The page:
The biggest disappointment in the Red Sox farm system this year was Matt Barnes, who pitched to a 4.13 ERA and 11.28 K/9 between Portland and Pawtucket as a 23 year old. That that was the worst year of any high-profile Red Sox prospect says something about the success of the Red Sox prospects in 2013. Nearly every major Red Sox prospect either raised their stock significantly (in the case of Garin Cecchini, Henry Owens, Anthony Ranaudo, Blake Swihart, and Mookie Betts), raised it slightly (in the case of Xander Bogaerts, Jackie Bradley Jr., Brian Johnson, and Christian Vazquez), or stabilized and perhaps tailed off a bit (in the case of Allen Webster, Matt Barnes, and Deven Marrero).
However, the most remarkable thing about the season is how few prospects had outright bad seasons. Looking at SoxProspects’ preseason top 20 prospects, nobody except Jose Vinicio (ranked #19) had a bad season. Anytime there are more great seasons than poor or even mediocre ones, there is praise to go around and that is certainly evident in a Red Sox system that is beginning to churn up elite young talent at the big league level. Keeping this in mind, let’s divide major Red Sox prospects into those who have significantly raised their stock, slightly raised it, and stabilized to give a view of the success of the 2013 minor league season.
Those Who Have Significantly Raised Their Stock:
- Garin Cecchini was ranked as a top ten prospect in the Red Sox system by nearly all and a borderline top 100 prospect in baseball by some entering this year. However, Cecchini has vastly raised his stock by turning in an excellent season between Salem and Portland. Cecchini’s excellent batting eye and short, quick stroke translated to a torrid .350/.469/.547 start at Salem, and he has continued to succeed after a midseason promotion to Portland, batting a less flashy but still impressive .296/.420/.404.
- Henry Owens has been regarded a high-ceiling arm for the past couple of years, and that big arm translated to ridiculous strikeout numbers in Greenville in 2012, but not much else. He posted an 11.51 K/9 but only a 4.87 ERA; however, the Red Sox were aggressive and pushed him to Salem to begin the year. Owens made an immediate impact in Salem, posting a 2.92 ERA and 10.58 K/9. The 6’7″ lefty was making his presence felt before being promoted to Portland, where he has remarkably been even better. In six starts in Portland, Owens has an absurd 1.78 ERA and 13.65 K/9.
- Anthony Ranaudo was a high-ranking draft prospect in 2010 before injuries let him fall to the Red Sox. Then he was a high-ranking minor league prospect for the next year or so, before an injury-riddled 2012 season set him back big time. However, Ranaudo has put together a great rebound year between Portland and Pawtucket. He has been remarkably consistent between the two levels, as he had a 2.95 ERA in 19 starts for Portland and a 2.97 ERA in 6 games (5 starts) for Pawtucket. He is close to major league ready and could impact as soon as this September.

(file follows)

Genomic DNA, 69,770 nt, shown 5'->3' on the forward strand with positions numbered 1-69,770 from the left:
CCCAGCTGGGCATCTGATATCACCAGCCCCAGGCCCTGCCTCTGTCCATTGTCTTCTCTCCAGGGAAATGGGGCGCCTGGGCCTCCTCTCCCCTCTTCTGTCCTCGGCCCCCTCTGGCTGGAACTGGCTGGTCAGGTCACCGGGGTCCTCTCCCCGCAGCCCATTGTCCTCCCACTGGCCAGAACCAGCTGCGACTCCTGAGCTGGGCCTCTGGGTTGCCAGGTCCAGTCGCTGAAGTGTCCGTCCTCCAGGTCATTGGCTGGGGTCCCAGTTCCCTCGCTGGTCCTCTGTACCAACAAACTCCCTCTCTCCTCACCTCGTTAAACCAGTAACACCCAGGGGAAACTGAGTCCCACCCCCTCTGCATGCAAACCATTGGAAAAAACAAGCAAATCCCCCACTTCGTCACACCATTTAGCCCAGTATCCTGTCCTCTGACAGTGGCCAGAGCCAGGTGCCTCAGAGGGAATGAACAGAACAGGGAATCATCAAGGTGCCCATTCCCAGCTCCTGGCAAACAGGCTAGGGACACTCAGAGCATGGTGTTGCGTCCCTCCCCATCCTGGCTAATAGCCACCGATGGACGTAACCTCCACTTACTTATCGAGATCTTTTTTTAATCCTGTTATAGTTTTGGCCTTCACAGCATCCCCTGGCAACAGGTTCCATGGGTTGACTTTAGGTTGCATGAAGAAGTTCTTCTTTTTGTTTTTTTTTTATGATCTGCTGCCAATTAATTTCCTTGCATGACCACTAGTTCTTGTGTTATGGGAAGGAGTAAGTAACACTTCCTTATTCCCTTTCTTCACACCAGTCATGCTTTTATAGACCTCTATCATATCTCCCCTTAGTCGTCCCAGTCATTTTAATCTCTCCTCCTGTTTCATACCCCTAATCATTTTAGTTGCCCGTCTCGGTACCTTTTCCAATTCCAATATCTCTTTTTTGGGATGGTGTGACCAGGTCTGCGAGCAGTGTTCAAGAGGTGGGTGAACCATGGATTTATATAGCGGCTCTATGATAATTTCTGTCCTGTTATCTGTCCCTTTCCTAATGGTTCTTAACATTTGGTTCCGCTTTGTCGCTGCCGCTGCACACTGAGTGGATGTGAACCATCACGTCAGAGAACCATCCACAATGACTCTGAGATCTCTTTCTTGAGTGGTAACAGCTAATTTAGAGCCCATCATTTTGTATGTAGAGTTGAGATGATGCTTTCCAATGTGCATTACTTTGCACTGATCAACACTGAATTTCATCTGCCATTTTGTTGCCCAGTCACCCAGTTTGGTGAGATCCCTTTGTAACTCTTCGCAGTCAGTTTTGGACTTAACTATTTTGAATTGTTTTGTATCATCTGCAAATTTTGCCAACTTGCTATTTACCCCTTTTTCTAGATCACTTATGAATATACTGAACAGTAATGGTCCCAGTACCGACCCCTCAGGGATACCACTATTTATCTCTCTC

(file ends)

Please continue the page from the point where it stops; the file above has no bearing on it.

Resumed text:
- Mookie Betts was a largely unheralded prospect entering the season. A fifth-round selection in 2011, Betts has never been especially highly-viewed as a prospect, but after a slow start to the 2013 season, Betts has gone on a tear and never looked back. For the first ~60% of the season, he was one of few bright spots at Greenville, slashing .296/.418/.477 and has been even better since a promotion to Salem, slashing .341/.414/.551. Betts combines extreme athleticism with a patient approach at the plate and surprising power for a 5’9″ second baseman. If he continues to rake, he could make things very interesting in a few years.
Those Who Have Slightly Raised Their Stock:
- Xander Bogaerts had two main questions surrounding him before the season. Everybody knew he had the raw talent and ability at the plate, but would his plate approach allow him to tap into that potential? After all, Bogaerts walked only once in 93 plate appearances in Portland in 2012. Bogaerts has answered that question with a 12.4% walk rate in the minor leagues this year. The second question was whether Bogaerts could stick at shortstop and whether his defense would be adequate. Scouts now give him much better chances to stick at short than they did even a year ago, and even if he can’t, he should be great at third base. Beyond answering those questions, Bogaerts also raked. He hit .297/.388/.477 between Portland and Pawtucket and has hit .316/.350/.368 since joining Boston.
- Jackie Bradley Jr. was aggressively promoted to Boston after an insane spring and lost some favor with the Fenway Faithful by hitting just .155/.258/.310 in the majors. However, he will soon get a chance to redeem himself after raising his own confidence with a solid season in Pawtucket. He has shown surprising power in his .275/.374/.469 slash line to go with his trademark excellent plate approach and defense.
Those Who Stabilized Or Lost Some Prospect Stock:
- Allen Webster’s prospect stock has not changed much since the beginning of the year, but it may have since midseason prospect lists. Webster has had an incredibly up-and-down year. He was dominant to start the year, but completely lost his control after being briefly rushed to the majors. He has worked himself out since then and brought his season statistics to a reasonable 3.60 ERA, excellent 9.94 K/9, and reasonable 3.69 BB/9 in Pawtucket. There’s no getting around that he has been awful in the majors, posting a 9.57 ERA and 4.79 BB/9; however, with his stuff, he’ll have every chance to right his control woes in Boston.
- Matt Barnes, mentioned earlier, has seen his prospect stock fall a bit. However, he not been bad by any means, with a 4.13 ERA and 11.28 K/9. His lack of success is primarily associated with an unsustainably high .357 BABIP. If that lowers, which it likely will, then Barnes will continue on as one of the highest-ceiling arms in the system.